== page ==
Sunday, October 25, 2009
A Readable Magazine with Academic Depth- Art Connect+
There are few magazines that make you to read cover to cover. Philosopher Francis Bacon says when he talks about books, ‘some are to be tasted, some are to be swallowed and some are to be chewed and digested.’ It is applicable in the case of art magazines also. ‘Some of them are to be happily put into refrigerators for an imagined future use and later trashed along with other rotten stuff,’ Bacon would have added had he been living today.
Though a keen reader of art magazines of all complexions, I should confess that the kind of art writing promoted by several of these magazines has made me to flip the pages as fast as I could.
But here is a magazine, the four issues old Art Connect+, published by the IFA, Bangalore and edited by Anjum Hasan that makes you to read it as if you were reading a thriller.
IFA has been sending me the complimentary copies since Art Connect was launched in 2008. I would say, the latest issue is the best out of the four.
A translated chapter from Marathi novelist Santa Gokhale’s ‘Tya Varshi’ (In that Time) sets the tone of this particular issue. Translated by the author herself, the plot of the novel unveils in the year 2004. There are classical singers and artists who are affected by the national pogroms and global wars live, suffer, triumph and die in the novel. In the particular chapter available to us, Santa Gokhale shows us the predicament of a classical singer who wants to improvise her classical training to the needs of the contemporary times. But her Guruji disowns her for her ‘deviation’ from the tradition.
The conflict between tradition and contemporaneity is what Santa Gokhale wants to narrate and as the former art critic of Times of India, she knows the art scene first hand. She makes parallel narratives of two streams; of classical music and contemporary art to explain her case. Though we are not privileged to read the whole novel, as it is in Marathi, the present piece of translation would help us to understand the intensity of the theme.
Quite naturally, the same conflict comes up again for discussion in a beautiful conversation between the modern dancer Astad Deboo and the theatre and film director Sunil Shanbag. Deboo speaks of the spaces that he uses or discovers when he is invited to perform. Through drawing a parallel between one of the classical dance forms, Bharatnatyam, and the kind of dance he performs, Deboo says how effective the classical forms would have been had the performers dared to use the given space a bit more consciously. For the one should step out of the norms, without discarding or disrespecting them.
‘In the World of Marafat’, writer and researcher Surojit Sen travels through the world of Marafat singers. They are like Sufis, trying to link the individual soul and the eternal soul through the worship of body and the songs in praise of it. Sen traces the history of Marafat singers and narrates the personal lives of a few Marafat singers and through which he brings out the social conflicts that they need to go through in their personal lives.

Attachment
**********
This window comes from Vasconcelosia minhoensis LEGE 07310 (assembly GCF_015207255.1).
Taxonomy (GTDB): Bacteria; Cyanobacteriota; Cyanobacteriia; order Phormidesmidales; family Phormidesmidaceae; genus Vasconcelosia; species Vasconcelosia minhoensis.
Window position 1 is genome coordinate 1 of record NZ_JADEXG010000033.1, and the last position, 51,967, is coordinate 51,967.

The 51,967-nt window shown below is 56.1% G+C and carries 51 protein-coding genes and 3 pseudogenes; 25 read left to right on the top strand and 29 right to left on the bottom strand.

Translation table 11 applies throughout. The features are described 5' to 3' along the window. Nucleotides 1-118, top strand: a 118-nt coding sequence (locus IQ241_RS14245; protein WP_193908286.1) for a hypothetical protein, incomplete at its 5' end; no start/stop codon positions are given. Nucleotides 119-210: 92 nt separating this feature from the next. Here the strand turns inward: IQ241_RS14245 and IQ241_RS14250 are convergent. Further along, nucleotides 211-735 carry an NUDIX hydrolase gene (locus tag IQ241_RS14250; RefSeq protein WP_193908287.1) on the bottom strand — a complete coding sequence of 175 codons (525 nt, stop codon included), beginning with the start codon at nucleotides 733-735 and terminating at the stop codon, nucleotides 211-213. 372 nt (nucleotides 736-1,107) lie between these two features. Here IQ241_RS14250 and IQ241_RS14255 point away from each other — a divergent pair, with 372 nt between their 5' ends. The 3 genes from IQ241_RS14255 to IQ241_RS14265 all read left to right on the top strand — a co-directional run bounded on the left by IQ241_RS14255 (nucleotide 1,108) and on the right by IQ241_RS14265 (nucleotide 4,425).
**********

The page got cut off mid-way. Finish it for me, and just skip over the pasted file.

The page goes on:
‘Disappearing Professions in Urban India’ is an essay photo essay combination between Oriole Henry and Clair Arni. Oriole and Clair travel through the innards of Kolkata and look for the traces of the remaining traditional small scale industries like shoe making, wig making, perfumeries and so on. The crisp text and the revealing and poignant photographs make this essay palatable to both eyes and brain.
‘The Story of a Story Teller- Jogesh Chandra Bose’ is a life sketch of the first radio story teller in Kolkata. Written by historian Indira Biswas, this essay tells us the social situation in which radio broadcasting was done during the third decade of the last century. The total radio population during 1930s, put Bombay and Calcutta together, was just above ten thousand. In that context to become a popular broadcaster was a seriously great feat. Jogesh Chandra Bose, a forty year old lawyer did it.
Jogesh Bose modeled his program on one of the children’s program in BBC and assumed the role of an imaginary grandfather, ‘Galpadada’. He used to tell stories and interesting anecdotes. The popularity of the show grew and it became a regular feature in CRS (Calcutta Radio Service). He became so popular that publication of a magazine followed. When the radio station was about to discontinue broadcasting thanks to financial problems, children and grown up in Calcutta wrote thousands of letters showing concern for the future of Galpadada.
Janaki Abraham’s ‘Who has Photographs? A Journey through the Homes in Talassery’ is a wonderful piece of research narrative. By going through the personal and professional photographs taken and preserved by the Tiyya families in the North Kerala, Janaki Abraham explains the social dynamics of caste, economics, culture and politics played within and without these families. Janaki considers two case studies, one of the circus families and the other of an individual who against all odds learnt to use a camera.
What makes this issue of Art Connect interesting is its first person touch in the narratives. Mostly in the jargon filled academic writings, scholars choose to avoid first person ‘I’. Without compromising the academic depth, all these writers have used ‘I’ to tell us about their research and the stories from their research.
While the jargon infested seminar papers go to Sivakasi to supplement the cracker industry, Art Connect+ will remain in the shelves for long time. And a reader would definitely take this issue out once in a while to have a re-look at it, with a smile.